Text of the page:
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Israeli Court Makes Way for Same-Sex Couples to Access Surrogacy

Israeli Court Makes Way for Same-Sex Couples to Access Surrogacy

Israel Pride

Same-sex couples and single men will be able to access surrogacy services in the country in six months. 

Israel's Supreme Court opened up the path for same-sex couples to work with surrogate mothers to have children in what Israeli politicians and activists say is a win for the country's LGBTQ+ community.

In 2018, the country expanded surrogacy access to single women. In 2020, the court ruled that expansion, which excluded single men and same-sex couple was unlawful. The high court found the policy "disproportionately harmed the right to equality and the right to parenthood," according to the Associated Press. It then gave the Israeli government one year to pass a new law. However, parliament never did.

On Sunday, the country's Supreme Court said, "Since for more than a year the state has done nothing to advance an appropriate amendment to the law, the court ruled that it cannot abide the continued serious damage to human rights caused by the existing surrogacy arrangement."

Now, the change in the law will take place in six months by court order. The time will allow the drafting of professional guidelines, according to AP.

The gay couple who went to court against the surrogacy law back in 2010, Etai and Yoav Pinkas Arad, said in a statement that the court's decision "is a big step for equality not just for LGBTQ in Israel, but for equality in Israel in general."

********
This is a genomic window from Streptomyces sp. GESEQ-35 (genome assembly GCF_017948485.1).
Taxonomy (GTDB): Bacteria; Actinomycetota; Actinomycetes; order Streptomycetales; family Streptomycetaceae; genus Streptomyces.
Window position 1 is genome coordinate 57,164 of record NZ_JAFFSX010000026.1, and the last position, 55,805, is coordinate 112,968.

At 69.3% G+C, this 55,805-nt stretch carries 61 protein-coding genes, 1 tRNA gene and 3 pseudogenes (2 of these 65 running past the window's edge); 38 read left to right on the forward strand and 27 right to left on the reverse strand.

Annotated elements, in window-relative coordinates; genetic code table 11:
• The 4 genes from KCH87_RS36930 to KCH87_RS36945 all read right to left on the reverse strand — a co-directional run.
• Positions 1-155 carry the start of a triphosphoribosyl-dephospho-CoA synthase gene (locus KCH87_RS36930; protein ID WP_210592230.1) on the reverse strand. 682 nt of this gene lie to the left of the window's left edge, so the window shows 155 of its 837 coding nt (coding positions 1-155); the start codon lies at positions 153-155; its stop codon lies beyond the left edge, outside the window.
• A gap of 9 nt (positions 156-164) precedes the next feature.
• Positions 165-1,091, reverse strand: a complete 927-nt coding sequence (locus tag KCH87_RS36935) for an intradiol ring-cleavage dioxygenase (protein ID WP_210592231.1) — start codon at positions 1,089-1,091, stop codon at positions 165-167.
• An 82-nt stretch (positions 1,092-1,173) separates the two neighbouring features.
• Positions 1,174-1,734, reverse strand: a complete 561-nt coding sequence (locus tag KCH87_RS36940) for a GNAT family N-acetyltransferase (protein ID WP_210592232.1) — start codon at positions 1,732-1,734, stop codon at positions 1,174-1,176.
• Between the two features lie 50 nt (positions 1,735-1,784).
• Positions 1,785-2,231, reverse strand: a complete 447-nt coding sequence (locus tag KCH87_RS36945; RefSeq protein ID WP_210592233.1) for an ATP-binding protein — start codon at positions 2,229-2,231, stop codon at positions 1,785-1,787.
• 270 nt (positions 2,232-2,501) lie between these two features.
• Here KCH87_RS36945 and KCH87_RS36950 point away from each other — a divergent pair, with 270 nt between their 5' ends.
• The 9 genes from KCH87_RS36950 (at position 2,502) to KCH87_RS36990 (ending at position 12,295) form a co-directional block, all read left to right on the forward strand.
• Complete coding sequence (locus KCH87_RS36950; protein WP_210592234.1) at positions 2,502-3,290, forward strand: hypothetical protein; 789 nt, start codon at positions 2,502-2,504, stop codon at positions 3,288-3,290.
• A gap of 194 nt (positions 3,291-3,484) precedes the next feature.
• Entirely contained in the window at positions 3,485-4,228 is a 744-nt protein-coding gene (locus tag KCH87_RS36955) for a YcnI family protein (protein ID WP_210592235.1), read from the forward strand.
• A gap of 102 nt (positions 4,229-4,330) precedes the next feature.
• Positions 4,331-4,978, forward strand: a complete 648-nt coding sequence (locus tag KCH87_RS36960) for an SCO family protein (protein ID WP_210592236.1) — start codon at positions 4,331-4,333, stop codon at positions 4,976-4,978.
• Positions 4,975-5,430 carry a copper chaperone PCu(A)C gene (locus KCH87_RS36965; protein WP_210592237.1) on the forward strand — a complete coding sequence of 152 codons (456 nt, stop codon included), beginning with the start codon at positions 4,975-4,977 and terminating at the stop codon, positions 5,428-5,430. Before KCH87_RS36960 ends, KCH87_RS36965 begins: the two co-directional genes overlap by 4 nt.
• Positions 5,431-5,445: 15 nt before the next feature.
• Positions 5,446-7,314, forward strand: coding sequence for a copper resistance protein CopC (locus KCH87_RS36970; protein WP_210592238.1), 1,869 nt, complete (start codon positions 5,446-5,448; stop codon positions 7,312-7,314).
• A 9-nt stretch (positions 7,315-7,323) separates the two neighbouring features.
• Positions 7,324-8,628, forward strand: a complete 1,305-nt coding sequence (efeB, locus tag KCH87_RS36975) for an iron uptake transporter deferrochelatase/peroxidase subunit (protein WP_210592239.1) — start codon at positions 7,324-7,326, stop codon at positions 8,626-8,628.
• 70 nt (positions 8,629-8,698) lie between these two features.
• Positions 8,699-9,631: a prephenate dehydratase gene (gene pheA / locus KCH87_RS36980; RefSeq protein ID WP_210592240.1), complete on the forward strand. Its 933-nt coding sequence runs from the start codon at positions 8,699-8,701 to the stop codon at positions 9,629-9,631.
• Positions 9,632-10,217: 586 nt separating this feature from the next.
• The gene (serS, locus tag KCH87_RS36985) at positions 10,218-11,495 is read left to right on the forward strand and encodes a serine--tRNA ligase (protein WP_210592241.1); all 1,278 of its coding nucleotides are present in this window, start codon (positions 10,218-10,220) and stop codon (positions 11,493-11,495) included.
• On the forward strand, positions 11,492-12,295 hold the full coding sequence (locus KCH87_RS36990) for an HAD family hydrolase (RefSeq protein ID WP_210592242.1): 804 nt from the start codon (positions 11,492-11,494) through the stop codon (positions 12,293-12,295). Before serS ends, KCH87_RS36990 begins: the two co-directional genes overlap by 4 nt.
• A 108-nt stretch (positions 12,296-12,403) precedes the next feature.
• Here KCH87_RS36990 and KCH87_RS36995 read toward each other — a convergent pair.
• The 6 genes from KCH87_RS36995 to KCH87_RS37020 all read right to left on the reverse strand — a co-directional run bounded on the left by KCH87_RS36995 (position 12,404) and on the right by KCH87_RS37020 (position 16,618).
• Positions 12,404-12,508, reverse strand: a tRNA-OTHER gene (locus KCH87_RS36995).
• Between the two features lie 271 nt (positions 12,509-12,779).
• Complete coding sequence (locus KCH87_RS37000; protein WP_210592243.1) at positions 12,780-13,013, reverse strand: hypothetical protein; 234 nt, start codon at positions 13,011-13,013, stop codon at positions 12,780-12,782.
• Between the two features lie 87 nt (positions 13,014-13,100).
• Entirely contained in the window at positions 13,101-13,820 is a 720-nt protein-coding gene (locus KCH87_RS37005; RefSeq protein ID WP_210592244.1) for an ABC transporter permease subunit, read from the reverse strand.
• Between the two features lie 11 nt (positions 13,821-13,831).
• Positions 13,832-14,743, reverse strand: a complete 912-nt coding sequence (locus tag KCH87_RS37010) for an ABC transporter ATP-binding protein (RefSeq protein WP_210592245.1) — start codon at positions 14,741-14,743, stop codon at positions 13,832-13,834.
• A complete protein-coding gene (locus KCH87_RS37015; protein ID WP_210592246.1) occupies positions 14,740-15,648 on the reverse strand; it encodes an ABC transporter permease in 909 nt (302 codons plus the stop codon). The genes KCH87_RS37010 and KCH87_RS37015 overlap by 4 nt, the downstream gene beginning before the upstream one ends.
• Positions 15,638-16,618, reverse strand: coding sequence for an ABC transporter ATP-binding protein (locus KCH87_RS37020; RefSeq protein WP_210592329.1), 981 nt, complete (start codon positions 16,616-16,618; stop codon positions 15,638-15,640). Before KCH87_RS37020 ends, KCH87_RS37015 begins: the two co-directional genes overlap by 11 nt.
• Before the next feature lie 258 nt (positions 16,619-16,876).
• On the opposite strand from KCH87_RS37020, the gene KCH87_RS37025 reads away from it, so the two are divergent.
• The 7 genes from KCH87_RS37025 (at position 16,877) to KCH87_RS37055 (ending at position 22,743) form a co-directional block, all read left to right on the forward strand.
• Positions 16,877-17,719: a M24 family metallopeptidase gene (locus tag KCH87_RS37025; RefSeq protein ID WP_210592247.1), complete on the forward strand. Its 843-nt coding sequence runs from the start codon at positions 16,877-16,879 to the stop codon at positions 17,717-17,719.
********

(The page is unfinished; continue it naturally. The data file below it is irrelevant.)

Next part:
Israel's health minister, Nitzan Horowitz, who is gay, posted on Twitter in favor of the court's ruling, writing that the "discrimination against same-sex couples and single fathers has come to an end."

Before Sunday's announcement, some same-sex couples looking to become parents had gone abroad to find a surrogate -- often spending a significant amount of money more than if they could have accessed a surrogate in Israel.

LGBTQ+ rights activist Oz Parvin, leader of the Association of Israeli Gay Fathers, called the court's ruling "amazing." He told the Agence France Presse that he and his partner had engaged in surrogacy in India to have twin daughters almost a decade ago.

With couples now able to go through the surrogacy process in Israel, he said it made more sense.

"It's a lot easier and more sane," Parvin said.

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